LinuxWorld After stealing the spotlight on day one of LinuxWorld, Sun Microsystems settled down and managed to make some actual product announcements at the show.
Heading up Sun's Linux push was a preview of the Sun Ray Server Software Version 3.0. This thin client software, due out by year's end, has traditionally run only on Sun's Solaris servers with UltraSPARC processors. Now that Sun has a new line of Opteron-based systems, it will take the Sun Ray code and make it available for Linux as well.
Due to the power of AMD's Opteron chip, customers can expect to see significant cost reductions should they go the thin client route. Sun is estimating that well over 20 Sun Ray users can be supported on a two-processor Opteron server.
While a Sun Ray thin client costs about the same as a basic PC, Sun maintains that customers will save money over time by moving to a centralized client management model. One administrator can, in theory, administer myriad thin clients from a single console. In addition, Sun's thin clients are stateless devices with few moving parts, meaning they don't have to be upgraded every couple of years, and they don't drown offices with sounds of busy fans.
When the 3.0 Version of the Sun Ray software arrives, Sun will also deliver its long-awaited Wan Ray technology. The Sun boffins have managed to make thin client computing effective for users with 300Kbps connections and above. This means employees can now simply carry their Java card back and forth between home and work have basically the same PC at their disposal.
You can imagine service providers piggy-backing on this idea and delivering cheap thin clients to business customers or consumers. AOL could, for example, take its $300 PC deal to the next level by shipping an even cheaper thin-client to homes. It could manage the systems for users and promote the product almost as a web surfing, e-mail appliance for those interested not in frills but low bills.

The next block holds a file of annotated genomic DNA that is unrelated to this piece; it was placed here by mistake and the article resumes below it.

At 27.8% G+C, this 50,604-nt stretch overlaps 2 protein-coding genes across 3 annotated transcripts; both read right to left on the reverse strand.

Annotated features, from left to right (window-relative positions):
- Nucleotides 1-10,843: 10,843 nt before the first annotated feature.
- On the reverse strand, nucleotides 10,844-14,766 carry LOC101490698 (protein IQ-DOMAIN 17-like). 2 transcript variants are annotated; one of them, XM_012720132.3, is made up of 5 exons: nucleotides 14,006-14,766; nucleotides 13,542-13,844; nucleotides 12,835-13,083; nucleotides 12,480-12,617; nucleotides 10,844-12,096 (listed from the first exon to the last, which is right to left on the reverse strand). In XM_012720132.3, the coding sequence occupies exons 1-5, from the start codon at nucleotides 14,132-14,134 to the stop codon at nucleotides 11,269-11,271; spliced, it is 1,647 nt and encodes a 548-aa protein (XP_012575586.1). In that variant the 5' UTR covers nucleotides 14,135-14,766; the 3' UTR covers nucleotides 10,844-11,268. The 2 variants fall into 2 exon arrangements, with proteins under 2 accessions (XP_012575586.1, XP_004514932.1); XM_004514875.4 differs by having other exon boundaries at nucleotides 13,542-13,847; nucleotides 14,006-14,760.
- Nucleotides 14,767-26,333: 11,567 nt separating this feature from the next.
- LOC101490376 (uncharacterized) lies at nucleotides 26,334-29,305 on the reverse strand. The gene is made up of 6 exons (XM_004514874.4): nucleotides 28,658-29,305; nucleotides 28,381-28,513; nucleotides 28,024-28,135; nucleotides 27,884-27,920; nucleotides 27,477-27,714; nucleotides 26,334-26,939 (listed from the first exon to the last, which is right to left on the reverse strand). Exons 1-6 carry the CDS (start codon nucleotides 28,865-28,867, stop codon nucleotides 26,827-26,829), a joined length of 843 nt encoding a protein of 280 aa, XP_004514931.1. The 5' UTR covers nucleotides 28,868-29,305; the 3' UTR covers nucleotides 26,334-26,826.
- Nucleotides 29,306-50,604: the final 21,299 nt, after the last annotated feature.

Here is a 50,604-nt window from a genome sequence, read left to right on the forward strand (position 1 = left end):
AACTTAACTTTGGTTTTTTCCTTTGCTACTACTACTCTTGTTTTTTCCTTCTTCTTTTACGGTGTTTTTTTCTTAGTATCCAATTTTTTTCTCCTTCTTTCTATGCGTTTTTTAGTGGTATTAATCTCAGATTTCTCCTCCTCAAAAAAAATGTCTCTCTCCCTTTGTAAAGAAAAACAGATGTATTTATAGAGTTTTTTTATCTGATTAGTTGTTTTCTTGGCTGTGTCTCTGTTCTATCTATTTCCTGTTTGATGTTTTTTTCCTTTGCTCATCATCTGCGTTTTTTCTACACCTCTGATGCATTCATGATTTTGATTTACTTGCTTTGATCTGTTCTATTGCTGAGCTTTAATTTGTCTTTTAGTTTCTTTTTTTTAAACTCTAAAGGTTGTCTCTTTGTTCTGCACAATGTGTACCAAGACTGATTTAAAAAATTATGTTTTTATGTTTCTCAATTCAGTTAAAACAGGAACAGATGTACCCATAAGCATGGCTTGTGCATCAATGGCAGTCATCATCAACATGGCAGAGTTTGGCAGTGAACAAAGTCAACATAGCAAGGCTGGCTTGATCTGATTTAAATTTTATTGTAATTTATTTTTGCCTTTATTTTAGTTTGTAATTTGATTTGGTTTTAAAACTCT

This thin client fantasy, however, has been going on for some time now. While Larry Ellison and Scott McNealy might like to reminisce about the good old days by sending e-mail with their tiny machines, most users still seem more comfortable with fat clients humming away under their desks. One day though . . . one day.
Elsewhere in the Sun kingdom, the company touted a not so secret effort called Project Janus.
For years, Sun has been looking to make Linux applications run well on Solaris, and in Solaris 10, the company is certain it's "mission accomplished." Linux applications can now run unchanged on Solaris. This means, "there is no longer a reason to make sacrifices when choosing between Linux and Solaris," according to Sun software chief John "Kicking Windows one day at a Time" Loiacono.
With Solaris 10, customers will be able to run Linux applications and still use some of the OS's newest features, including DTrace and the ZFS file system. Project Janus arrives with Solaris 10 near the end of this year.
Sun also used LinuxWorld to plug its "disruptive" eBay hardware auctions. Sun has been offering up its entire Opteron-based fleet from the four-way V40z down to its workstations on the auction site. The average selling price of the four-processor box has been $5,500. Sun is hoping to push the price of these boxes higher by using CEO Scott McNealy's signature. As we understand it, HP plans to counter this offer with Carly Fiorina leaving lipstick marks on ProLiant systems. ®
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